1998 was the fourth season for the NASCAR Craftsman Truck Series.
The championship quickly caught the fan’s imagination.
Sales figures from America’s top three automotive manufacturers
indicated that trucks were their bestsellers and owners could relate to these vehicles.
As is the case with the top NASCAR divisions, the trucks use a tube frame chassis. The bodies retain the original width and length, but the roofline is much lower. The trucks are powered by a 5.7-liter V8 fitted with a single four-barrel Holley carburetor. This combination produces 650-horsepower at 7,800-rpm with an estimated top speed of 200-mph. They are also equipped with four-wheel disc brakes and 15-inch diameter wheels that are 9.5-inches wide. The entire package must weigh no less than 3,400-lbs.
The twenty-seven race schedule begins in January and ends in early November.
The Parts America 150 was the seventh round in the 1998 NASCAR Craftsman Truck Series. Held at Watkins Glen on the 2.45-mile short course, the race was 65-laps or 159.2-miles. It was one of three road course events during the 1998 season – the other two being Sonoma and Heartland Park Topeka. The event was an exciting race with four cautions for thirteen laps and nine lead changes.
|Joe Ruttman drove the Exide Batteries Ford F-150 for Jack Roush and won the Watkins Glen event – his only win of the 1998 season. Ruttman would win thirteen Truck races between 1995 and his retirement in 2007. Also of note, he was the younger brother of Troy Ruttman the 1952 Indianapolis 500 winner.|
|The Watkins Glen race was not without controversy. Ron Hornaday, driving for Dale Earnhardt, led much of the race. Hornaday was leading during the final caution period but he was penalized when NASCAR judged him as jumping the restart. This decision did not sit well with Hornaday and he pulled into Victory Circle despite NASCAR’s ruling – he was credited with fourth place.|
|The 1997 winner, Ron Fellows, drove the No. 48 Chevrolet Silverado for AER Manufacturing. Fellows was one of several 'road course specialist' entered in the race but was the odds-on favourite to win. He qualified on the pole but an engine failure on lap-18 resulted in him finishing thirty-third. He would win at Watkins Glen the following year.|
|Veteran NASCAR racer Jimmy Hensley drove a Dodge Ram for Richard Petty with sponsorship from Cummins. In 1998, he won round seventeen of the series at Nashville. Hensley’s NASCAR career began in the 1972 – during his time he was a true 'journey man' having raced in all division series with many different teams. Hensley ended his racing career with the Truck series in 2001.|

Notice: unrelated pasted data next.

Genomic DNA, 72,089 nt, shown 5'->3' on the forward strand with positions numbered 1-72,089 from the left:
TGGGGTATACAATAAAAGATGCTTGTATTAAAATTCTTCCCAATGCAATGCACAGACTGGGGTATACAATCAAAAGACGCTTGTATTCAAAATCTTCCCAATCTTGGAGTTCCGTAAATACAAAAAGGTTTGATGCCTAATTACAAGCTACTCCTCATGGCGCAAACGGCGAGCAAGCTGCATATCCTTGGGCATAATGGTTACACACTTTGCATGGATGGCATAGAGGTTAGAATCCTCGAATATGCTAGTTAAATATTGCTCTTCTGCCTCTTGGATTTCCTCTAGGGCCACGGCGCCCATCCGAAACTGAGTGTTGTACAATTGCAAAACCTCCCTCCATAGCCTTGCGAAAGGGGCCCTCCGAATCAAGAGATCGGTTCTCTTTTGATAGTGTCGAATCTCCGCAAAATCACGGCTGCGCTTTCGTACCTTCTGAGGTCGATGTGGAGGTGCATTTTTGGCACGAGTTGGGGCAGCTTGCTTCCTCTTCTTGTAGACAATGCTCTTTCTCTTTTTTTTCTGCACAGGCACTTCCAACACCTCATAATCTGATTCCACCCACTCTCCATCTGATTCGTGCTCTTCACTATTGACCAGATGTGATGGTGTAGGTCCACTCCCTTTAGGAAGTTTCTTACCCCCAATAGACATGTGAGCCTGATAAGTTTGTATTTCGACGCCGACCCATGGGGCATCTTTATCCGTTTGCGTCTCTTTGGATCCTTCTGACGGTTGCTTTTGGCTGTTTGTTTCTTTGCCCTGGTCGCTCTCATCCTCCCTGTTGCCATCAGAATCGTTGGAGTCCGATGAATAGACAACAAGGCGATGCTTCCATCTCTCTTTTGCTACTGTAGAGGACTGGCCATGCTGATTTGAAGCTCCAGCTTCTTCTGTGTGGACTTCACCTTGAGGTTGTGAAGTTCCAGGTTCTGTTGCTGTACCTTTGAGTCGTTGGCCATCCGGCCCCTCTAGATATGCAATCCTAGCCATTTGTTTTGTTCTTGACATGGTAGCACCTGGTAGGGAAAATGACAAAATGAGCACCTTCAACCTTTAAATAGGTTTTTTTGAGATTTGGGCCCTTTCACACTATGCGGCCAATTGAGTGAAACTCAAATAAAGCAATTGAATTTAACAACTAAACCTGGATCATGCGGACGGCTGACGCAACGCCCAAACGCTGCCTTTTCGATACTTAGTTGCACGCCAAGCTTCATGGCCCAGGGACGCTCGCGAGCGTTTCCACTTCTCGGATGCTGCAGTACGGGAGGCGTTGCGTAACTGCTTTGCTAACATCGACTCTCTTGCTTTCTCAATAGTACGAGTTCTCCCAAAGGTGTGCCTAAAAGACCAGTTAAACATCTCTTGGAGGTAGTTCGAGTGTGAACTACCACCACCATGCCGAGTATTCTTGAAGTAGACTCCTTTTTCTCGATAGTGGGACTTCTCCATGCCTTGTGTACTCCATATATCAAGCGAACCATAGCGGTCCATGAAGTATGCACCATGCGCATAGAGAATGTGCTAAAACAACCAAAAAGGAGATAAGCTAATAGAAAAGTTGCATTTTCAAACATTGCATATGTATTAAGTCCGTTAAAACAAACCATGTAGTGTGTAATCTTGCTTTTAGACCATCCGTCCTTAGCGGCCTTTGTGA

|The trucks enter the 'Inner Loop' on the pace lap. First through is pole sitter Ron Fellows followed by eventual winner and second starter Joe Ruttman. Behind Ruttman are Ron Hornaday (Chevrolet Silverado), Boris Said (Ford F-150), Jack Sprague (Chevrolet Silverado) and Greg Biffle (Ford F-150).|
|After starting eleventh, Jay Sauter moved through the field to finish second in the Richard Childress GM Goodwrench Chevrolet Silverado. Sauter’s best finish of the season was at Martinsville Speedway where he won. Sauter started ninety truck races starting beginning in 1996. 1998 was his best season as he finished fourth in the final standings.|
|Boris Said was a regular in the 1998 Craftsman Truck Series but unlike his fellow competitors he had more road racing than oval experience. He excelled at the road course events. At Watkins Glen, he started and finished third. But his best result was another road course, Sonoma, where he qualified second and won the race.|
|On lap-27, Kevin Harvick brought out the race’s second caution flag when he spun at the “Inner Loop” and got stuck in the gravel. He had a second incident in turn one on lap-36. This accident caused too much damage to his Chevrolet Silverado and Harvick was forced to retire. He finished twenty-ninth after starting ninth.|
|This is the motor in Dominic Dobson’s Dodge Ram. The truck engines produce over 650-horsepower and able 500-ft.lbs of torque. A clutch failure caused the former Indy Car, driver to be the first retirement – a thirty-fourth place finish.|
|Another “Road Course Ringer” was former Trans Am Champion Dorsey Schroeder. Schroeder drove a Ford F-150 for another road racer - Tom Gloy. Gloy won the 1979 Formula Atlantic Championship and 1984 Trans Am Championship. Schroeder finished thirteenth after a fifteenth place start.|
|Greg Biffle in the No. 50 Ford F-150 and Boris Said make contact entering the 'Inner Loop'. The pair was able to continue but Biffle retired on lap-50 with transmission problems. The sixth place starter was credited with a twenty-seventh finish.|
|Seventh place starter, Ron Barfield, gets stuck in the gravel at the 'Inner Loop'. This incident and a tire problem dropped Barfield to a twenty-third place finish. During the season, he had several top-10 finishes with his best result being a fourth. He finished ninth in the final standings.|
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